Does Freedom of Navigation ring across the South China Sea?


Regional fence-sitters on the South China Sea issue might be better convinced by highlighting China’s disregard for peaceful settlement of disputes, not contested rules of the sea, writes Xiaodon Liang.

On January 30, the USS Curtis Wilbur sailed past Chinese-controlled territory in the Paracel Islands. The Wilbur operation was an exercise of innocent passage, traditionally a right of seafarers under the norm of freedom of navigation. During this episode and a similar operation by the USS Lassen last year, the United States relied heavily on freedom of navigation to justify its naval operations in the South China Sea—and appealed to other countries to rally behind it.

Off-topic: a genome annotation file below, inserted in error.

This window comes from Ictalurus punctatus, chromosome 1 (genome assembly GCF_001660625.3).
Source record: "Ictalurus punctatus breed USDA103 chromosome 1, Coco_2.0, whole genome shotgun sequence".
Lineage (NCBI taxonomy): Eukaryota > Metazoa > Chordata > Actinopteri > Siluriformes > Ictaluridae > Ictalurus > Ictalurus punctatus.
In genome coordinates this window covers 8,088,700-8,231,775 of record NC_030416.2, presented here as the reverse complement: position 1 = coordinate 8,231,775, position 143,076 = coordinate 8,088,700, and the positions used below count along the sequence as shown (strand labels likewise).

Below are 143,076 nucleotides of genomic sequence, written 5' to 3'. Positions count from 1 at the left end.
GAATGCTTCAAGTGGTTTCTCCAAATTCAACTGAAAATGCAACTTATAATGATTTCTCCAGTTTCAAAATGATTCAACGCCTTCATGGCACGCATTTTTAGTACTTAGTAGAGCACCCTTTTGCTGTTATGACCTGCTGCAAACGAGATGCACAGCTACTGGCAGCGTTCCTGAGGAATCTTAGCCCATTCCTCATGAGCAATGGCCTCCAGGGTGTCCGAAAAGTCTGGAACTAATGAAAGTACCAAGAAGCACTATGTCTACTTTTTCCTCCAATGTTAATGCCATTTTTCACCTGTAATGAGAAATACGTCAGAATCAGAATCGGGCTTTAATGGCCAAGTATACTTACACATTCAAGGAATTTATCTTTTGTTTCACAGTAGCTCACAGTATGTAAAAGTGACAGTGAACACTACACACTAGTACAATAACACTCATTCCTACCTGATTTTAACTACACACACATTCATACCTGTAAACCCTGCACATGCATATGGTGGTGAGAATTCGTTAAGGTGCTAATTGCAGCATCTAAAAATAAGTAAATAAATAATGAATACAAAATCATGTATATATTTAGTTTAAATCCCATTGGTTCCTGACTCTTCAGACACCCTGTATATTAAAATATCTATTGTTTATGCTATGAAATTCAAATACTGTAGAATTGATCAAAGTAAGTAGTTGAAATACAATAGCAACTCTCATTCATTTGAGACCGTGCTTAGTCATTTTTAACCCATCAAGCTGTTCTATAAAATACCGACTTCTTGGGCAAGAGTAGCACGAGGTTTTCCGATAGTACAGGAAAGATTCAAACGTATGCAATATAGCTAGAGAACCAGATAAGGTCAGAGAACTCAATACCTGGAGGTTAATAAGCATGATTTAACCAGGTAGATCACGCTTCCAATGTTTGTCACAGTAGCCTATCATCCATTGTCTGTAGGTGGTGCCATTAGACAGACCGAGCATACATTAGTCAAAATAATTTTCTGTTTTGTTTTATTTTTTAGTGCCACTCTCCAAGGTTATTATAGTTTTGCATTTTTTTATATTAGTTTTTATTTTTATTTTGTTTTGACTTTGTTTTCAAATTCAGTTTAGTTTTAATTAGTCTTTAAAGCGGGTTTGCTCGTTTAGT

Even and equitable application of rules of international behaviour, however, seldom benefit all states equally. The equity of rules matters because it determines how strongly appeals to those rules resonate with non-claimant parties. In appealing to freedom of navigation in the South China Sea dispute, the United States has attempted to regionalise, if not globalise, its complaints about Chinese behaviour.

Non-claimant states, from US allies in Northeast Asia to key regional fence-sitters like Indonesia and Singapore, have heard this appeal but remain unconvinced that Chinese rule-breaking is truly their problem. “Non-claimant Perspectives on the South China Sea Disputes,” a roundtable published in the January 2016 issue of the National Bureau of Asian Research’s Asia Policy journal, found that states subordinate their maritime concerns to commercial interests, or are only motivated to protest Chinese action in light of broader strategic considerations.

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